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Sacroiliac Ligaments

The sacroiliac joint has the strongest ligament system in the body. They are categorized according to their function of limiting nutation or counternutation.

Ligaments limiting nutation include the sacrospinous, sacrotuberous, anterior capsule, anterior sacroiliac ligament, anterior longitudinal ligament, interosseous ligament, and the short posterior ligaments [1]p62-65 [2]p55-60 and the lower bands of the iliolumbar ligament [3]p545[4] p52 [5]p45-46. Ligaments limiting counternutation include the long posterior ligament, lumbar interspinous ligaments, [1] p62-65 [2] p55-60 and the upper bands of the iliolumbar ligament [3]p545 [4]p52.

Sacrospinous Ligament:

  • Prevents excess posterior movement of the sacral apex (nutation) [6]
  • Removal had little effect on sacroiliac joint movement [7]

Sacrotuberous Ligament:

  • Prevents posterior movement of the sacral apex [2, 6, 8]
  • Limits anterior movement of the sacral base [2, 8] p55-60
  • Removal had little effect on sacroiliac joint movement [7]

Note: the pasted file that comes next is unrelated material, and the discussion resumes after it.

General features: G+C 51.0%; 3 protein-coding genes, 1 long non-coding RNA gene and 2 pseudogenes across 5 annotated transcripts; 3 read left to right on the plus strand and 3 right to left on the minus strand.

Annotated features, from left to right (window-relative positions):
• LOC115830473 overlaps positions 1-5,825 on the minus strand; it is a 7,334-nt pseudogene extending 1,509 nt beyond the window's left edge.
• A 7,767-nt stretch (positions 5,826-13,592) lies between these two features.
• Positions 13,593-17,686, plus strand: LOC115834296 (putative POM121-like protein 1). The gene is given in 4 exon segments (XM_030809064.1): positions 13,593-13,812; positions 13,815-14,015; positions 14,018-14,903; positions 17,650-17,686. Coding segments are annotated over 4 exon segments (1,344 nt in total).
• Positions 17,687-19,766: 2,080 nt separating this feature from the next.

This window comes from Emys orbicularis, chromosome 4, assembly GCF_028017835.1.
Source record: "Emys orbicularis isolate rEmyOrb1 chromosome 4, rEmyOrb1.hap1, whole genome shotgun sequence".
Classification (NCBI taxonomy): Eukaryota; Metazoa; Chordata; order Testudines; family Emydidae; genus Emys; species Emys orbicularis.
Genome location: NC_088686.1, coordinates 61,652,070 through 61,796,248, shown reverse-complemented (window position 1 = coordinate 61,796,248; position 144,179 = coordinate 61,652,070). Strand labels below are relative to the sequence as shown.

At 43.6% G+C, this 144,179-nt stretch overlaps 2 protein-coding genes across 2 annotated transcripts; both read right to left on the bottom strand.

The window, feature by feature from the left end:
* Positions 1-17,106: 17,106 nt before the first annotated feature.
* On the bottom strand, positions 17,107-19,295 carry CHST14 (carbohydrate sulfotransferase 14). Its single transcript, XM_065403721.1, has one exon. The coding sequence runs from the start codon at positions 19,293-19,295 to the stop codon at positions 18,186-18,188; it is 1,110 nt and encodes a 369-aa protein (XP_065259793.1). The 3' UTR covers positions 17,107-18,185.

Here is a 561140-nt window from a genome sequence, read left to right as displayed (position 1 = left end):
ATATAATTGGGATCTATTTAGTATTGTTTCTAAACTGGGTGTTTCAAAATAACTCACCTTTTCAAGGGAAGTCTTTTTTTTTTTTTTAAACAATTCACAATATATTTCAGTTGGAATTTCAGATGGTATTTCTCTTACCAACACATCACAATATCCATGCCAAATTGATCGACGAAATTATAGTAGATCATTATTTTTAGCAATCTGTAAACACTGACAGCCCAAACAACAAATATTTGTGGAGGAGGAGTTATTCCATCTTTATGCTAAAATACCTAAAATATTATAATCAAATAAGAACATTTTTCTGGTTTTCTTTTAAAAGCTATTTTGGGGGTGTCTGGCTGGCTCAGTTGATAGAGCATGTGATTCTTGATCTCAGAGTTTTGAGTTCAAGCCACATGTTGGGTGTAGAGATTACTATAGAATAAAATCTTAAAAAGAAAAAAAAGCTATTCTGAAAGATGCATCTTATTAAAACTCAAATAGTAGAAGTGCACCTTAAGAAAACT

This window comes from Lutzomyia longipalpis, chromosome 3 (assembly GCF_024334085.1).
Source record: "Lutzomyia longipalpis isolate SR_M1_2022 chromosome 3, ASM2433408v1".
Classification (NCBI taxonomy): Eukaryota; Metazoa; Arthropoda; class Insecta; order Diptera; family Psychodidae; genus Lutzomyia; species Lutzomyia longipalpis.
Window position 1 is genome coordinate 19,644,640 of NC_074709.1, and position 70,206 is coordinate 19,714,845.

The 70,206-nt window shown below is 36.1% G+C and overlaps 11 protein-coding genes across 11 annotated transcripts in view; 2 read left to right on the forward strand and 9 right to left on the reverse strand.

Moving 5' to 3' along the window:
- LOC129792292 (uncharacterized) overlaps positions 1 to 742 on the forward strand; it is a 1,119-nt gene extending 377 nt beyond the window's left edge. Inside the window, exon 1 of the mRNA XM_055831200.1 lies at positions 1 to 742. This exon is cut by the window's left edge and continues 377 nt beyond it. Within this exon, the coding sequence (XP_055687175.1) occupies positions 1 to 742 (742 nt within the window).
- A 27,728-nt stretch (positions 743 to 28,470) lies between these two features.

Anterior Capsule:

  • Encapsulates joints and confines synovial fluid within them[9]
  • 9-21% of patients with chronic pain below L5-S1 had anterior capsular tears[9]
  • Prevents excess nutation
  • Regulates muscle tone. Pinching different areas caused proprioceptive reactions involving different muscles [10]

The Anterior Sacroiliac Ligament:

  • Blends with fibers of the capsule and is considered to be a thickening of the anterior capsule, which is thin and weak and often tears [6]
  • Due to its rich innervation of nociceptive fibers, it may be a significant source of pain.

Anterior Longitudinal Ligament:

  • Long, thick ligament that spans the entire length of the spine, from the occiput to the sacrum
  • Main function is to limit extension in the spine, which translates to limiting nutation in the sacroiliac joint

The Interosseous Ligament:

  • Strongest ligament in the body [11]p434
  • Principle ligament that suspends sacrum from ilia
  • Prevents excess nutation
  • Consists of short, strong bands which do not tear; instead, the fibers detach from the bone [6, 12]
  • Fibers blend with those of the posterior capsule [6]
  • May interweave to form part of the posterior capsule [13]p16
  • Divided into two parts:
    • a deep part that is located posterior to the articular portion of the SIJ
    • a superficial part that blends with the posterior SI ligament [14]
  • Some authors [5]p176 [1]p62 consider the interosseous ligament to be part of the posterior sacroiliac ligaments
  • Within the syndesmosis, the interosseous ligament is separated from the posterior SI ligaments by the lateral branches of L5, S1, S2 posterior rami nerves [12] as well as blood and lymph vessels [12, 14]
  • Removal of the interosseous ligament had a profound effect on sacroiliac joint movement [7]